Having no male heir to succeed him, the King sought a divorce from Catherine of Aragon—in twenty-first-century terminology, an “annulment”—citing the Biblical prohibition of marriage to one’s brother’s wife. The “king’s great matter” was further complicated by his infatuation with Anne Boleyn, who refused his amorous advances; for her, it was marriage or nothing.
With Cardinal Wolsey in charge, Henry petitioned Rome to grant the divorce, but the pope was under the thumb of the Emperor, Charles V, who was also Catherine’s nephew. A court was convened, opinions were sought from theological experts across Europe, but all was in vain. It was Henry VIII vs. the Roman Catholic Church, with no softening of position on either side.
William Tyndale penned The Practyse of Prelates as a treatise on the excesses and abuses of Church power and the matter of the king’s proposed divorce. Tyndale, best known for his translation of the Bible into English, sharply attacked the English prelacy, antagonizing both Church and important government leaders. In the second part of the book are Tyndale’s aggressive objections to Henry VIII’s proposed divorce of Catherine of Aragon.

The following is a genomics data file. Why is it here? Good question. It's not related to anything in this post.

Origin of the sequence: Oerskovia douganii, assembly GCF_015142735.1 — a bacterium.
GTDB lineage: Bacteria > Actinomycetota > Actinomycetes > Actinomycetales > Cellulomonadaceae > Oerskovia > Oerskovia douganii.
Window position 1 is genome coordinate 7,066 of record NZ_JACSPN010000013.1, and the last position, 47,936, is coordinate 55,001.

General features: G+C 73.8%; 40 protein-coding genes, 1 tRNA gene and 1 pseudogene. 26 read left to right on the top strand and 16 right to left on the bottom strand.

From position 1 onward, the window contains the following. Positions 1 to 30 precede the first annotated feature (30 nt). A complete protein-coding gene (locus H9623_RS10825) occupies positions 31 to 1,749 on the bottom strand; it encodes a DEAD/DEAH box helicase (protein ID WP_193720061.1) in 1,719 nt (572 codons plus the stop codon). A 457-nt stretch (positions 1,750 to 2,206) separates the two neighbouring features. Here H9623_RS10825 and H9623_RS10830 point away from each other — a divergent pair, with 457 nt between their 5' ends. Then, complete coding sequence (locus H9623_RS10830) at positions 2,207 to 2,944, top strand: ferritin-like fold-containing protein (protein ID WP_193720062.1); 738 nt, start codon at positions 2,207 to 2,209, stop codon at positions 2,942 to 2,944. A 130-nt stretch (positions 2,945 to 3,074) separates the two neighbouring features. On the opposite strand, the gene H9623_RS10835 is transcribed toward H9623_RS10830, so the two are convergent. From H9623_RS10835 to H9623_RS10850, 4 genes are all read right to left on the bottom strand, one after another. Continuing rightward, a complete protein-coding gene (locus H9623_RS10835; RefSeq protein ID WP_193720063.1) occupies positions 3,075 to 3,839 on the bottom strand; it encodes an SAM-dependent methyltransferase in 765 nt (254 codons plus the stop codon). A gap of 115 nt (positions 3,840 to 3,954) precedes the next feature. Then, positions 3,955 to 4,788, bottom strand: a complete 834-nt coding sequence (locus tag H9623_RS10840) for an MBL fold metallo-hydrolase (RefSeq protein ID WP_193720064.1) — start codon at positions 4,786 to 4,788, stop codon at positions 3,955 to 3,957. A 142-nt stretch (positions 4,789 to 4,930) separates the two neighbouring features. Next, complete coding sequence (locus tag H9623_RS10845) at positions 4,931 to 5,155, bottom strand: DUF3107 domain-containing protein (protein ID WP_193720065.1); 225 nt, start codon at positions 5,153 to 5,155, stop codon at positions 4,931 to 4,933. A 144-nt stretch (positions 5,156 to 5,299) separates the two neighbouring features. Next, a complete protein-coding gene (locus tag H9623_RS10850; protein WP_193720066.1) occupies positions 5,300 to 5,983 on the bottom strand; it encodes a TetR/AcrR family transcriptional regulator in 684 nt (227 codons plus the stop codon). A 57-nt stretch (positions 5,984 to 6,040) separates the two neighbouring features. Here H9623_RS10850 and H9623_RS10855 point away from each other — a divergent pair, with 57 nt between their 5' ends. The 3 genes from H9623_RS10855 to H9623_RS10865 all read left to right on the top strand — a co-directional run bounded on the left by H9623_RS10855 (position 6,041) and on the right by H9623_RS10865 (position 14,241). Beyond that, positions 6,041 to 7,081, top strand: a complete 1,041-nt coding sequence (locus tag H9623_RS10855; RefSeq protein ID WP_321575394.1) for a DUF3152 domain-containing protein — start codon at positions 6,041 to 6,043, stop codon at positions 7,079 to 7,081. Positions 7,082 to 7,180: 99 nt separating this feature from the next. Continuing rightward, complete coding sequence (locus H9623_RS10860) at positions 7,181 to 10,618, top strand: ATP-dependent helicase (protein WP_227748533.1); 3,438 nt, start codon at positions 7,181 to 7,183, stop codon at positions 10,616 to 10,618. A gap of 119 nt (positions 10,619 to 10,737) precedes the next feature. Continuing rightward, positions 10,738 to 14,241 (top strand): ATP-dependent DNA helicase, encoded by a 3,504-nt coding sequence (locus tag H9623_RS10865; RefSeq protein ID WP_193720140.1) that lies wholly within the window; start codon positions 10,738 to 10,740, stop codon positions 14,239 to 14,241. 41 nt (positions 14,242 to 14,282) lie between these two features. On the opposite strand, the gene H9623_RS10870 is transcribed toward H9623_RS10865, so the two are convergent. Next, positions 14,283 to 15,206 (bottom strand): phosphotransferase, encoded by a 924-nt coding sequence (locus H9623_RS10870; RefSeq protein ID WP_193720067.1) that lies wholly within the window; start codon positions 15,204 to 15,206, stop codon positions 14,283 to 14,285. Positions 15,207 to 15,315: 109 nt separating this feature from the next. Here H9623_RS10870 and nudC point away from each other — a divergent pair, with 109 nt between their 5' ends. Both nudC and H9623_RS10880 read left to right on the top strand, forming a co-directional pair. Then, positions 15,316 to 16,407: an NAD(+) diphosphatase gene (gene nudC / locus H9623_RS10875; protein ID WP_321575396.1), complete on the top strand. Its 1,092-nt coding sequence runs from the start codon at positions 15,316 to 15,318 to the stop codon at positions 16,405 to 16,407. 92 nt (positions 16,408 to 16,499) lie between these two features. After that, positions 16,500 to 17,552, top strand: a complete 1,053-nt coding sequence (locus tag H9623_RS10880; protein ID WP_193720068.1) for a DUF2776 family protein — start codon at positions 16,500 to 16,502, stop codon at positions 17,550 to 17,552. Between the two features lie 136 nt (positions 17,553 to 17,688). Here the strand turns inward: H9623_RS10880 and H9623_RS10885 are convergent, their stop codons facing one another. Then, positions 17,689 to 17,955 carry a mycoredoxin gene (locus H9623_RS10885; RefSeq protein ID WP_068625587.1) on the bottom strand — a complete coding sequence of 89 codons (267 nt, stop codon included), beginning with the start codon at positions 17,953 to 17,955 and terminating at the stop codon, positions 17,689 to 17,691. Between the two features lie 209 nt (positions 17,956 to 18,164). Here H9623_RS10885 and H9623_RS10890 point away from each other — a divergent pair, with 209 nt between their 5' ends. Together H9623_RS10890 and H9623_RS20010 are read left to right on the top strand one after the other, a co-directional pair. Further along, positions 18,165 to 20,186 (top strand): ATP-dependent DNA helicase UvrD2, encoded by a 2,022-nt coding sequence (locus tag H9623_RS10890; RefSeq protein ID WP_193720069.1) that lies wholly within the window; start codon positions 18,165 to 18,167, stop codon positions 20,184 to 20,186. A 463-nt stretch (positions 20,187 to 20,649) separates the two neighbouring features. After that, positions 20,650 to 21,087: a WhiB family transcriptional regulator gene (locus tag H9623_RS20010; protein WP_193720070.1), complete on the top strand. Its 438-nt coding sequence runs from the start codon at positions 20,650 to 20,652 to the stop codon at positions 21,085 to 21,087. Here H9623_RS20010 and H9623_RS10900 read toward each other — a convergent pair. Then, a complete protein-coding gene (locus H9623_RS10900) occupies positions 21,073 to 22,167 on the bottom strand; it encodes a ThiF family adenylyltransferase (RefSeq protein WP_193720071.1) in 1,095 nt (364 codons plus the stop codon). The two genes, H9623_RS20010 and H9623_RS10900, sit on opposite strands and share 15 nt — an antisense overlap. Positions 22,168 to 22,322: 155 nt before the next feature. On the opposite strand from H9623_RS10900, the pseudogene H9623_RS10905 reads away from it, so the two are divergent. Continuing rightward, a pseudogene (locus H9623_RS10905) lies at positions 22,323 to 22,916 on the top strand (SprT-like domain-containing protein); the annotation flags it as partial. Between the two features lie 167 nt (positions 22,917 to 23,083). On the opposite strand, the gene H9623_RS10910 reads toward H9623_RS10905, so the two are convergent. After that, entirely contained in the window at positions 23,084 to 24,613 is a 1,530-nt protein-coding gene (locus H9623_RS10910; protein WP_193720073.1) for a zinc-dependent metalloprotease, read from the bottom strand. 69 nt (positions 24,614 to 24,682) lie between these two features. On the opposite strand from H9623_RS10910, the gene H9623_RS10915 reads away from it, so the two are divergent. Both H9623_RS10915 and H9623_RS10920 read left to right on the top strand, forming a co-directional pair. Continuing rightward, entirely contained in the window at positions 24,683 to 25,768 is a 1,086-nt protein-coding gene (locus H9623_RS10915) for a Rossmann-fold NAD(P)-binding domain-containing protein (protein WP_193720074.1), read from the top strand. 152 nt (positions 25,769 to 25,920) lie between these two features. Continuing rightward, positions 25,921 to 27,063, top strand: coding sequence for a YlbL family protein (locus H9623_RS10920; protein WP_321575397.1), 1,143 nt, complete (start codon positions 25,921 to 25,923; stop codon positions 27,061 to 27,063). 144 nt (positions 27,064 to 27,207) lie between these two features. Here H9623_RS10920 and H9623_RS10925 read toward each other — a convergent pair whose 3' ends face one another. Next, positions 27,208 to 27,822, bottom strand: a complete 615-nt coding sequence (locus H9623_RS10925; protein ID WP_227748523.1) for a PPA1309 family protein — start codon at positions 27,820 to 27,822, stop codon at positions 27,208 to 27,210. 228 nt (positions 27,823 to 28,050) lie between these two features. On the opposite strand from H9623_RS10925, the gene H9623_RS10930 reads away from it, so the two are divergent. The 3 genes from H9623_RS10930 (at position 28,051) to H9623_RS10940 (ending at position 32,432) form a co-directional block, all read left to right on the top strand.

Pictured at right is Henry's answer to Practyse of Prelates. Henry argues that the pope cannot dispense with the law of God and cannot, therefore, waive the biblical stricture against marrying one’s brother’s wife. He repeatedly declares that the pope has no power to override the law of Scripture nor the power to revoke to Rome a case that should, by both Church and English law, be heard in England. This is the first hint of Henry’s coming attack on the supremacy of the pope in the English Church.
Learn more about Catherine's defense of her position by listening to the curator's audio comments on the letter she wrote to her nephew, Emperor Charles V.
Henry VIII. A glass of the truthe. London, 1532?